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Winner of the 2008 Pulitzer Prize for Drama and the 2008 Tony Award for Best New Play. Now a major motion picture "A tremendous achievement in American playwriting: a tragicomic populist portrait of a tough land and a tougher people." --TimeOut New York "Tracy Letts' August: Osage County is what O'Neill would be writing in 2007. Letts has recaptured the nobility of American drama's mid-century heyday while still creating something entirely original." --New York magazine "I don't care if August: Osage County is three-and-a-half hours long. I wanted more." -Howard Shapiro, Philadelphia Inquirer "This original and corrosive black comedy deserves a seat at the table with the great American family plays."--Time One of the most bracing and critically acclaimed plays in recent history, August: Osage County is a portrait of the dysfunctional American family at its finest--and absolute worst. When the patriarch of the Weston clan disappears one hot summer night, the family reunites at the Oklahoma homestead, where long-held secrets are unflinchingly and uproariously revealed. The three-act, three-and-a-half-hour mammoth of a play combines epic tragedy with black comedy, dramatizing three generations of unfulfilled dreams and leaving not one of its thirteen characters unscathed.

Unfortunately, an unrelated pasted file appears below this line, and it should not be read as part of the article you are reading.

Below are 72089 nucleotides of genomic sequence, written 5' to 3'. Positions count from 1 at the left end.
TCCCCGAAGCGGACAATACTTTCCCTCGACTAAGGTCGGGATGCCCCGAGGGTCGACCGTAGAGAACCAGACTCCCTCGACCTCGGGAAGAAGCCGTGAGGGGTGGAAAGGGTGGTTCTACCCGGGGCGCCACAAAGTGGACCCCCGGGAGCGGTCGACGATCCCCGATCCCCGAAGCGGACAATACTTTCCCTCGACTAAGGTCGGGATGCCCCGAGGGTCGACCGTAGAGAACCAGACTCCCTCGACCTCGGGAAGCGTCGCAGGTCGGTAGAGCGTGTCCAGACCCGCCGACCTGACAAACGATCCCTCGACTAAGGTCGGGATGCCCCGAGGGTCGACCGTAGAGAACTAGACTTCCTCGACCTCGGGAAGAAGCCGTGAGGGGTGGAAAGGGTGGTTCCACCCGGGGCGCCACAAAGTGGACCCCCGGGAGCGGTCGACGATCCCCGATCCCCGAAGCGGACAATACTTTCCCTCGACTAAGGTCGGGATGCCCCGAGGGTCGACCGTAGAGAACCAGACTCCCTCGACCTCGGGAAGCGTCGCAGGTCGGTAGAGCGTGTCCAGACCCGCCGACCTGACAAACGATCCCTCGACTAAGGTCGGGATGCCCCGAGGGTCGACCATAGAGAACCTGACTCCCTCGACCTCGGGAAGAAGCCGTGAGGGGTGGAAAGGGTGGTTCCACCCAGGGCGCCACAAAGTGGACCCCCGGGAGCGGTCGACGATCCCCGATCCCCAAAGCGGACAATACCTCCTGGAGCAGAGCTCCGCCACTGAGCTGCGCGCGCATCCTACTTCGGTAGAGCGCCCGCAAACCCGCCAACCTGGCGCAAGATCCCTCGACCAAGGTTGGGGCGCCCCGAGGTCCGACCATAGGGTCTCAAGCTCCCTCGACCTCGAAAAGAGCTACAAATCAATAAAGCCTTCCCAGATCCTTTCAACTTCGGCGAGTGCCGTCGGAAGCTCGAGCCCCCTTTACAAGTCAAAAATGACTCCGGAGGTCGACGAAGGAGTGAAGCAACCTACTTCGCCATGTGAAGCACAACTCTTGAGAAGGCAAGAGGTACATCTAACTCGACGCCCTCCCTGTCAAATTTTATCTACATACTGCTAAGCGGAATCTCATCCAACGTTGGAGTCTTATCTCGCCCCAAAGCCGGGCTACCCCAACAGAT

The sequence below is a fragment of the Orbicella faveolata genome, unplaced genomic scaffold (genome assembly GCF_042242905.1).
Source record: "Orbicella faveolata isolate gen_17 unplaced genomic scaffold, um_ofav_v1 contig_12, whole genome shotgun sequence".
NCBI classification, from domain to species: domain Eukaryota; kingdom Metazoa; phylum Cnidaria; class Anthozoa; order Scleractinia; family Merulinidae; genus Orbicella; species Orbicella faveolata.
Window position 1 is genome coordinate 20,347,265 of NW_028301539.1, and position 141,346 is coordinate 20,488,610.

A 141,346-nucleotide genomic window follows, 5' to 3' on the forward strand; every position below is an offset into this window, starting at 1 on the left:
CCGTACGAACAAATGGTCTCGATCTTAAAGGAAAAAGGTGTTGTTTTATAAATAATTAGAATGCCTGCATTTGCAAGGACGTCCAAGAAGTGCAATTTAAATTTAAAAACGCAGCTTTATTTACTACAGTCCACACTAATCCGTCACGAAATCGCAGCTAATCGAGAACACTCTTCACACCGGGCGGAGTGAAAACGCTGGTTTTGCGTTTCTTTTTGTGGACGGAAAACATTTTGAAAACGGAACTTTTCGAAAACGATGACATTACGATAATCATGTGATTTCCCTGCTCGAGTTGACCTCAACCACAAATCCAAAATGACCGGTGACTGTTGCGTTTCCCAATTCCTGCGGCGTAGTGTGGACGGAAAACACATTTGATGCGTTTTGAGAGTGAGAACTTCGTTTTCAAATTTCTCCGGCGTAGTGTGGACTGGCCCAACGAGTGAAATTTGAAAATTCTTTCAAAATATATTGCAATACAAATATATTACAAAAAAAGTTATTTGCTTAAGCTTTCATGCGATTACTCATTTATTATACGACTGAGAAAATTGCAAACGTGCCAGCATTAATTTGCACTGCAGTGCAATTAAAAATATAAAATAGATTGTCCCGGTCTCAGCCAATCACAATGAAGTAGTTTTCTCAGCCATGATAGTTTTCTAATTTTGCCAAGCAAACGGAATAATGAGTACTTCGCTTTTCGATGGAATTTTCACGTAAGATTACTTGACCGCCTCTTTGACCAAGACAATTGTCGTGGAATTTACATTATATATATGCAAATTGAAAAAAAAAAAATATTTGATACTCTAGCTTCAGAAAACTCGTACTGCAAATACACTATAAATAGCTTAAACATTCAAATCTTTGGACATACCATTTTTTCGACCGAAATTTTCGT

August: Osage County has been produced in more than twenty countries worldwide and is now a major motion picture starring Meryl Streep, Julia Roberts, Chris Cooper, Dermot Mulroney, Sam Shepard, Juliette Lewis, and Ewan McGregor. Tracy Letts is the author of Killer Joe, Bug, and Man from Nebraska, which was a finalist for the 2004 Pulitzer Prize for Drama. His plays have been performed throughout the country and internationally. A performer as well as a playwright, Letts is a member of the Steppenwolf Theatre Company, where August: Osage County premiered.
About the Author
Tracy Letts was awarded the 2008 Pulitzer Prize for Drama and Tony Award for Best Play for August: Osage County, which premiered at Steppenwolf Theatre Company in 2007 before playing Broadway, London's National Theatre, and a forty-week US tour. Other plays include Pulitzer Prize finalist Man from Nebraska; Killer Joe, which was adapted into a critically acclaimed film; and Bug, which has played in New York, Chicago, and London and was adapted into a film. Letts is an ensemble member of Steppenwolf Theatre Company and garnered a Tony Award for his performance in the Broadway revival of Who's Afraid of Virginia Woolf?